Republicans won control of the House of Representatives, and near-parity in the Senate, in the 2010 elections because the public was alarmed at Democrats’ overspending and lack of seriousness about either the economy or the federal budget. All Democratic proposals for “helping” the economy have involved more federal spending. It is their answer for everything. Democrat majorities in both houses of Congress failed even to present a budget for FY2011 in 2010. Dems’ leadership left the ticking time-bomb of reversion to the Clinton tax-rates – scheduled for January 1, 2011 – to a lame-duck session.
Democrats spent like drunken sailors during the first two years of the Obama administration, and the public had finally had enough. (I offer apologies to drunken sailors everywhere for the slander of that comparison. No sailor – drunk or sober – ever spent like Barack Obama.)
Republicans promised to get serious about federal deficit-spending, and they have been as good as their word – although possibly not to the degree that Tea Party activists might have wished. Politics is the Art of the Possible. Whatever their failings of scale, though, they have certainly outdone President Obama’s pathetic proposals to cut a mere$4 trillion from federal expenditures over 12 years. (Some wags have suggested that he should have advertised this as cuts of $33 trillion over 100 years.)
I say “pathetic” because his “plan” barely touches deficits likely to exceed $21 trillion over those 12 years. By contrast, Rep. Ryan’s proposals – which passed the House, but not the Senate – would cut $6.2 trillion over 10 years – double Mr. Obama’s proposals. As things stand, however, a bill proposing either Mr. Obama’s cuts, or Mr. Ryan’s cuts, or any other plan of cuts, has not been presented to the president for his signature. We are at a complete impasse on a federal budget that is $1.7 trillion out of balance.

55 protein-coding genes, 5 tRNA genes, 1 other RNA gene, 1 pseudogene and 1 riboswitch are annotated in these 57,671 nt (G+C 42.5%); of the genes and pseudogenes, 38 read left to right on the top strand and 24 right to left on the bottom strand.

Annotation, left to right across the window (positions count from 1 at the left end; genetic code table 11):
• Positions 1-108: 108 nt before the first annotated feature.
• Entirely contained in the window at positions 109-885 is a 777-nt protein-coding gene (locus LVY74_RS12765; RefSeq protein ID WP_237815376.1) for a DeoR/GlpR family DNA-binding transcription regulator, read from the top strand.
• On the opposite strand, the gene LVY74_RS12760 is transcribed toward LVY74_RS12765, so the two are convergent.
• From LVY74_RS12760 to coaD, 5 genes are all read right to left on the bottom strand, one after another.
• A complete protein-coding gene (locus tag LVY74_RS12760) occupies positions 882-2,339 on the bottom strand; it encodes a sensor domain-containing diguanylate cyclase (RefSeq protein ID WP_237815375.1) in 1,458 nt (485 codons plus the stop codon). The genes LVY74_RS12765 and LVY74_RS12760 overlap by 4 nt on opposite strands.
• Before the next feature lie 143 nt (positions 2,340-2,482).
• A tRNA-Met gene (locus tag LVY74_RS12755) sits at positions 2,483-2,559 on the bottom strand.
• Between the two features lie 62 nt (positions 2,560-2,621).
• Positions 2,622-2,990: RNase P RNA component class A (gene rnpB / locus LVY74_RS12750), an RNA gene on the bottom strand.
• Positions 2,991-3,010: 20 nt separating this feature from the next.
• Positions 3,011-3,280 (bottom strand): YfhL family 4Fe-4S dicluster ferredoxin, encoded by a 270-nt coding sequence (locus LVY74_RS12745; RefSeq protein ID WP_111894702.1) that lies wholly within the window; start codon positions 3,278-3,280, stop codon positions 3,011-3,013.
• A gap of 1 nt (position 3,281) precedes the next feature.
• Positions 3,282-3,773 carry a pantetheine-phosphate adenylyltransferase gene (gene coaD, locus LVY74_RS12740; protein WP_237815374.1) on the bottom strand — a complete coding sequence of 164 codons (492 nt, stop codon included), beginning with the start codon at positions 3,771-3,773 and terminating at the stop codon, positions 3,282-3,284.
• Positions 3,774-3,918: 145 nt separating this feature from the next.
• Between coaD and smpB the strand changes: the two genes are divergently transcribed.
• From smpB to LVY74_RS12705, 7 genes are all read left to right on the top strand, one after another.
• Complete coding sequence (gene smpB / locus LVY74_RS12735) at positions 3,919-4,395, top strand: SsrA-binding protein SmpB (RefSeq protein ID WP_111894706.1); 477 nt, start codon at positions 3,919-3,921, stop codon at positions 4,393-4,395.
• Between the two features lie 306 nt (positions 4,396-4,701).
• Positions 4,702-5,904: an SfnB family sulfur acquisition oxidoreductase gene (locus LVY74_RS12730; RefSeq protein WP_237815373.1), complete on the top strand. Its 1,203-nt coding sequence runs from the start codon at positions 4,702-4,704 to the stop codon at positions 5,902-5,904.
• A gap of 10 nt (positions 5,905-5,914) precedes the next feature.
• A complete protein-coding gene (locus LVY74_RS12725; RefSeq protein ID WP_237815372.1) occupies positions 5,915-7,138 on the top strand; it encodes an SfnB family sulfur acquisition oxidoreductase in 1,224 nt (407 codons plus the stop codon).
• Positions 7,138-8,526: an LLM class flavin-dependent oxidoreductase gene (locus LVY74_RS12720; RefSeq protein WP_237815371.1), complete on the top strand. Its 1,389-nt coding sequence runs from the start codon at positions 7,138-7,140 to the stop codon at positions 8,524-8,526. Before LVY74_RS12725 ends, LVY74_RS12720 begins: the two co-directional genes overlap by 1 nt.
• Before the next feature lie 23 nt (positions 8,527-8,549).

Commentators have voiced some puzzlement over Democrats’ failure to contribute materially to the budget “debate” – such as it is – and Mr. Obama’s obvious failure to lead. Instead, the president has joined the “hoo-hah chorus,” denouncing GOP budget proposals as “mean-spirited” attacks on the elderly, the lame, the halt and the blind.
The explanation for this non-engagement by Democrats is simple, as I see it. Mr. Obama and his party have calculated that the biggest political risk is proposing actual cuts that can then be shot at by critics and aggrieved parties affected by those cuts. The victory of Democrat Kathy Hochul in the special election for the House seat of New York’s 26th District was vastly instructive for her party. She appeared to win by running against Paul Ryan’s proposed Medicare cuts – although little notice was taken of the fact that a Tea Party candidate and the Republican candidate actually won a combined majority of the vote. While those two candidates were duking it out, Ms. Hochul sneaked in the back door with just 47%.
Notwithstanding these caveats, Democrats have seized on the Ryan budget proposals as their 2012 Miracle at the Marne, by which they hope to turn back the irresistible tide of public opposition to congressional overspending. In the simplest terms, everyone favors budget cuts, in general, but no one wants his part of the federal pie trimmed back. I am not the first to say that there is no dependable budget-cutting constituency. We shall see if Democrats’ strategy of running against the cutters is vindicated.
For their part, Republicans should hammer Democrats’ lack of serious engagement on these matters, and leave the Weiner-roast for the late-night comics. Enough, already! Let’s get back to work.